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Cryptoasset Promotions in Sport

Volume 722: debated on Tuesday 8 November 2022

I beg to move,

That this House has considered cryptoasset promotions in sport.

It is a pleasure to serve under your chairmanship, Mrs Cummins. I thank Mr Speaker for granting the debate and welcome the Minister to his place. The debate was originally set to be held on 13 September, but the very sad death of Her late Majesty the Queen meant it was rightly postponed, until today. I should also mention the hon. Member for West Dunbartonshire (Martin Docherty-Hughes), who pipped me to the post in securing the first parliamentary debate on regulating cryptoassets, which took place on 7 September. That was a very well informed debate, which I read in Hansard. While acknowledging the opportunities that blockchain can present, it foreshadowed some of the issues I will talk about today.

As the Minister and I heard just last night in the Adjournment debate led by the hon. Member for Birmingham, Ladywood (Shabana Mahmood), our sports teams occupy a very special place in our communities. The fans have a special bond with their clubs that goes far beyond being a customer or a consumer. Their loyalties are passed down through generations, and the shared memories of league titles, cup finals and spectacular upsets bond families and communities together in tribal loyalties towards those clubs.

When an individual club or sport as a whole takes its fans for granted or seeks to exploit them, those bonds are not only frayed, but lasting damage can be done to the community as a whole. It is for that reason that the fan-led review, chaired by my hon. Friend the Member for Chatham and Aylesford (Tracey Crouch), is so important, as we also heard last night. It is also for that reason that I urge the Minister and the Football Association to crack down on some of the cryptoasset promotions I will discuss today. Many have been almost entirely exploitative and have traded on fans’ love for their club and on the susceptibility of some of those fans, particularly young men, to speculative get-rich-quick schemes.

Cryptoassets are the ownership of a digital entity, whether a currency or some sort of collectible. The formal Government definition is:

“A cryptographically secured digital representation of value or contractual rights that uses a form of distributed ledger technology and can be transferred, stored, or traded electronically.”

That definition includes things like bitcoin, the currency, but also tokens that can be traded among people, which is where a lot of the current problems in sport lie.

We could debate on a moral level the fundamental value of such cryptoassets—it is my contention that many I will describe today have zero value—but what is apparent is that their value and their price is often not the same thing. Their prices can be very volatile, which is partly why they have proved so attractive in the field of speculation and in encouraging people to speculate.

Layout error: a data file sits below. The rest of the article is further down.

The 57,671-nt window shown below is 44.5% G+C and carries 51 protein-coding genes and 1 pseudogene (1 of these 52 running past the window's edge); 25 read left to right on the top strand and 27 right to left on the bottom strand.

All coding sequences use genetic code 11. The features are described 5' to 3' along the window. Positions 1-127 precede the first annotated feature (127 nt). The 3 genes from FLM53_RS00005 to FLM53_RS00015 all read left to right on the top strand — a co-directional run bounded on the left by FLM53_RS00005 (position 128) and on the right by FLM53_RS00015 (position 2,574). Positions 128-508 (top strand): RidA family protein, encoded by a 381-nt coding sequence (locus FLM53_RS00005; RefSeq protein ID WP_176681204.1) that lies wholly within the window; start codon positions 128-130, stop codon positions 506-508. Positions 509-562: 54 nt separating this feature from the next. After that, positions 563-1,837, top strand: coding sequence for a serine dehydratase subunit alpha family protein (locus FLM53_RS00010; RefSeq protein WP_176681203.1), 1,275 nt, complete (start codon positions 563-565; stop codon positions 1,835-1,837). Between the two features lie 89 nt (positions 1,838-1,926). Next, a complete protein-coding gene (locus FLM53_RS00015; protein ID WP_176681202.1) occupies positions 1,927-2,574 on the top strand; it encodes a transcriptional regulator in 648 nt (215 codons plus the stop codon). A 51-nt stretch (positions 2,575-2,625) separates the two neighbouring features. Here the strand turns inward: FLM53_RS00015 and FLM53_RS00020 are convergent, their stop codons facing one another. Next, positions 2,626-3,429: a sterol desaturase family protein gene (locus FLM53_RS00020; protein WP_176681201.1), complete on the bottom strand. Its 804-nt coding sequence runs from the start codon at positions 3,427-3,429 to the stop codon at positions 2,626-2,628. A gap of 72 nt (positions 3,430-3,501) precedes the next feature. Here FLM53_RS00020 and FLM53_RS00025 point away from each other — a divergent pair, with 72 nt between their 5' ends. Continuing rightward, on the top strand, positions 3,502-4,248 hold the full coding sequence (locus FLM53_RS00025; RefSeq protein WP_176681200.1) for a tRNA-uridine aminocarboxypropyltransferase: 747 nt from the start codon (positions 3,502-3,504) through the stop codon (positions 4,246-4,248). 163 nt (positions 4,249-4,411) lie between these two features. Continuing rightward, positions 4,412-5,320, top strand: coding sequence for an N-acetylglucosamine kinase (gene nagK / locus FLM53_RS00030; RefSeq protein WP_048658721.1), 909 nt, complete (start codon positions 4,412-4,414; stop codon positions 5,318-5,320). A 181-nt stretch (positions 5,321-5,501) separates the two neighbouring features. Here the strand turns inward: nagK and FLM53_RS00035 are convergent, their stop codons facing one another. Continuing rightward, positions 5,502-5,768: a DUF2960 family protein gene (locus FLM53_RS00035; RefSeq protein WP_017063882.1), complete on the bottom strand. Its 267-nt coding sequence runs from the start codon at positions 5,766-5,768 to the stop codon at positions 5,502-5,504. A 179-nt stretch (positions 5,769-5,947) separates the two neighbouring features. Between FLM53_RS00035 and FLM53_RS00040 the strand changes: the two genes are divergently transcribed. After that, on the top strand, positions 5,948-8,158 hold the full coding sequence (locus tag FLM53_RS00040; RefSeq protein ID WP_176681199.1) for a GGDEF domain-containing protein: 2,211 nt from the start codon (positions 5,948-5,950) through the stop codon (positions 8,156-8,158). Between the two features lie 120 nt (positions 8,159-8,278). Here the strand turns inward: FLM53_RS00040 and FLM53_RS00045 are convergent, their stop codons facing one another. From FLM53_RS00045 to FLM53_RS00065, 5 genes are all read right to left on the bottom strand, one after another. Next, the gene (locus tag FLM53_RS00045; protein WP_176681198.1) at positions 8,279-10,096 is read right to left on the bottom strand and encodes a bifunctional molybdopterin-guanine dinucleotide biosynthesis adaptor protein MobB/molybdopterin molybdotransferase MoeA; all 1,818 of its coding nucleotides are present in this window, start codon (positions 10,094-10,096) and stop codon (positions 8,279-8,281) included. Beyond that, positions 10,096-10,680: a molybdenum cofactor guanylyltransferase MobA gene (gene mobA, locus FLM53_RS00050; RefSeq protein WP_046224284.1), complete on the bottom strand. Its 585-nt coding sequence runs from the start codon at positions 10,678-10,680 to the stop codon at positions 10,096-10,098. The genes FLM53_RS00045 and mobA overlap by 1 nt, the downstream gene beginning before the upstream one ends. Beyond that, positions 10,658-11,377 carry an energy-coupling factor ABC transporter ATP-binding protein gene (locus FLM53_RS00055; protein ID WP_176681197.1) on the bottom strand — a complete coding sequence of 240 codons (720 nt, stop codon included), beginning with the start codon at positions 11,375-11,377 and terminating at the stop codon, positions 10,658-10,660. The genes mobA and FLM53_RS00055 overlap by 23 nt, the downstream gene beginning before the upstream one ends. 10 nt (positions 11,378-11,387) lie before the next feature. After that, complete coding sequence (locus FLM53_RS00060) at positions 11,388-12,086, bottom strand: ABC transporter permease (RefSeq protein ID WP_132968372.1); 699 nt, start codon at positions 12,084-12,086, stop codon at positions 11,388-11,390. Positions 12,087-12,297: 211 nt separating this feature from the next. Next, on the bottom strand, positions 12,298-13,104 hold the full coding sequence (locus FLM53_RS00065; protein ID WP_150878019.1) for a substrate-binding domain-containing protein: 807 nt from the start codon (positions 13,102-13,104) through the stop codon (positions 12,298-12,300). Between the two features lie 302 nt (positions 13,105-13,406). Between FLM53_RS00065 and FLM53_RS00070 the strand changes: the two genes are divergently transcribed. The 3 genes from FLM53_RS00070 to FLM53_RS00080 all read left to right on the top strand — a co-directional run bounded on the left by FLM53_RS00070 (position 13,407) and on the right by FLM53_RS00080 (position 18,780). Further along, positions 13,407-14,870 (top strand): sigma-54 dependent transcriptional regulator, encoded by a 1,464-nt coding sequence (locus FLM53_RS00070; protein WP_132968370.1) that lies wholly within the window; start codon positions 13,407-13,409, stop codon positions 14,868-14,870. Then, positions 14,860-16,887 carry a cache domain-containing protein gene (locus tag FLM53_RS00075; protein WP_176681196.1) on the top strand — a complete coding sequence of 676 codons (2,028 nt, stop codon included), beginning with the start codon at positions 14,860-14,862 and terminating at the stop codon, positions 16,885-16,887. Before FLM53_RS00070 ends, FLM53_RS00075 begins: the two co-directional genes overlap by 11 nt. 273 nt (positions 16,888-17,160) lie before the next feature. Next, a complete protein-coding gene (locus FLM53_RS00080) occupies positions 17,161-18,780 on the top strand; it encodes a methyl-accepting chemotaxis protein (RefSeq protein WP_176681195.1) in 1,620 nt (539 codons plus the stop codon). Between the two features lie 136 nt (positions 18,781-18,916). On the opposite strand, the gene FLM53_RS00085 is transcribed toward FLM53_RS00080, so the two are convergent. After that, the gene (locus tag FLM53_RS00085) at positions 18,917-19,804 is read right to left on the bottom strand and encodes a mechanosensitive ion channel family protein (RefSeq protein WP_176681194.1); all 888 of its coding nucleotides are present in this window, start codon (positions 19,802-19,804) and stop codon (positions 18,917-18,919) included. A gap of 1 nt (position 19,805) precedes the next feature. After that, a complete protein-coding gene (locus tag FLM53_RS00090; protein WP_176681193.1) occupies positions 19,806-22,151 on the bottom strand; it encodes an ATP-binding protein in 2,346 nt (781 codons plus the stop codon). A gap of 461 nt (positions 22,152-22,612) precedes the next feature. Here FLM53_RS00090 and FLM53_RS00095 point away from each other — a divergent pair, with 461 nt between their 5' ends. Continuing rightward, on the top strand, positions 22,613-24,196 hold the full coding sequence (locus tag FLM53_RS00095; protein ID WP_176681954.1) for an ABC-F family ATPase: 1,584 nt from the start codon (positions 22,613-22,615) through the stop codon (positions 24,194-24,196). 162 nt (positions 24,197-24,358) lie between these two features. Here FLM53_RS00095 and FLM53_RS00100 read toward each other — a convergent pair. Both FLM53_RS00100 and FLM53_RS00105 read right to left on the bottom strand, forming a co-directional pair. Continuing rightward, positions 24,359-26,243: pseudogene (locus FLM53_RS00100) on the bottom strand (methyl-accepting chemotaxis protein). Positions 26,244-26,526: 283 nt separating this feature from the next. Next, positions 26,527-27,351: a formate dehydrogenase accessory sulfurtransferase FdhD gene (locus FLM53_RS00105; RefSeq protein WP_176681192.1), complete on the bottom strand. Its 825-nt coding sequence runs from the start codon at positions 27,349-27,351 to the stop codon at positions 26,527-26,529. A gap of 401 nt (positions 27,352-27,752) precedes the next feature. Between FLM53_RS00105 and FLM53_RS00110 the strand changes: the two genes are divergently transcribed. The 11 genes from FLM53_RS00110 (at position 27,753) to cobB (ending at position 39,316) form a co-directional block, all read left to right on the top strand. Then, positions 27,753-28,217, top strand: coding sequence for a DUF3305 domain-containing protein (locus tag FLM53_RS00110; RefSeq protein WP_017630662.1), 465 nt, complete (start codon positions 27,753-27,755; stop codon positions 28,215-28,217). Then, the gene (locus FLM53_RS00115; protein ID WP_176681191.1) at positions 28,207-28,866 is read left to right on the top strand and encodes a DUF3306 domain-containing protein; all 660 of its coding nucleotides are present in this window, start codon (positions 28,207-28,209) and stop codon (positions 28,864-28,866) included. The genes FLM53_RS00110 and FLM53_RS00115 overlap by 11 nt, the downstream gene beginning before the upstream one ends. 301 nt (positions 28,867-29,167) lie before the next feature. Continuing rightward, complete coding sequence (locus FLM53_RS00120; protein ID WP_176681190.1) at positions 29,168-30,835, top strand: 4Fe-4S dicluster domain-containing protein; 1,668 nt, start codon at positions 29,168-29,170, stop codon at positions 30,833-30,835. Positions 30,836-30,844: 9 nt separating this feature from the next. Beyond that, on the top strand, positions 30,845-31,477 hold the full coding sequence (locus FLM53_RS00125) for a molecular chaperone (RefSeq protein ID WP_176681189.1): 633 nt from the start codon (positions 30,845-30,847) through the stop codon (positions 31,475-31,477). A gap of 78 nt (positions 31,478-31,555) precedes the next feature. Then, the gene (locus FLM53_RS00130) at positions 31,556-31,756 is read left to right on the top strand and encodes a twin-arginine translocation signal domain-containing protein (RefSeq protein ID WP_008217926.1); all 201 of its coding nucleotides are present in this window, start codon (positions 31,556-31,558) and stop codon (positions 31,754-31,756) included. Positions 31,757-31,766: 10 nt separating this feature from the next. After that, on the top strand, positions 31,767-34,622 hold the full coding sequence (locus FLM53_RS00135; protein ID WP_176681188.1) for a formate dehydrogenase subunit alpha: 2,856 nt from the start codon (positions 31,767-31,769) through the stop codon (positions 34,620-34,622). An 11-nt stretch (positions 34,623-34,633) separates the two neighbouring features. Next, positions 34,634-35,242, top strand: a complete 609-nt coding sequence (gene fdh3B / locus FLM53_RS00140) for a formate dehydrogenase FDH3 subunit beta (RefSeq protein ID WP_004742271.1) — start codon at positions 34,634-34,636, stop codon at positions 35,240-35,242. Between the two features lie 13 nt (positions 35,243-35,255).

In general, the crypto space is growing. There are potential economic benefits to some uses of blockchain technology and I cautiously welcome the Government’s announcement of April 2022 to

“make the UK a global cryptoasset technology hub.”

However, the field urgently needs better regulation, and the need for regulation comes from the potential risk of people losing all their money. The Financial Conduct Authority has said that consumers should regard such investments in crypto as high risk and speculative and that people

“should be prepared to lose all your money”.

The speculation surrounding cryptoassets, with prices often far exceeding any possible intrinsic value, brings to mind previous bubbles, going back to tulip mania. All of these bubbles are examples of the greater fool theory—the idea that someone might pay for an overpriced asset, knowing it to be overpriced, but they hope to sell it for even more to the so-called greater fool, to make a profit. The modern terminology used in forums to boast, by those who get involved in these schemes—the so-called crypto bros—is pump and dump, and the most effective way of pumping a cryptoasset seems to be the endorsement of a sports club or a sports star, which is also known as crypto-washing.

By endorsing these speculative assets and by letting themselves or their players be the pumpers of the assets, clubs are potentially putting their own fans in the role of the greater fool, which is something they do at considerable risk to their reputation and the long-term bonds I spoke about a moment ago.

In calling for better regulation of cryptoasset promotion in sport, there are four significant areas of concern, and I offer my thanks to the journalist Martin Calladine—@uglygame on Twitter—for the taxonomy. I will come to them in turn. They are the misleading promotion of the assets; the lack of consumer protection; the lack of due diligence by the clubs entering into deals; and the problematic nature of their attempts to monetise fan engagement with the clubs.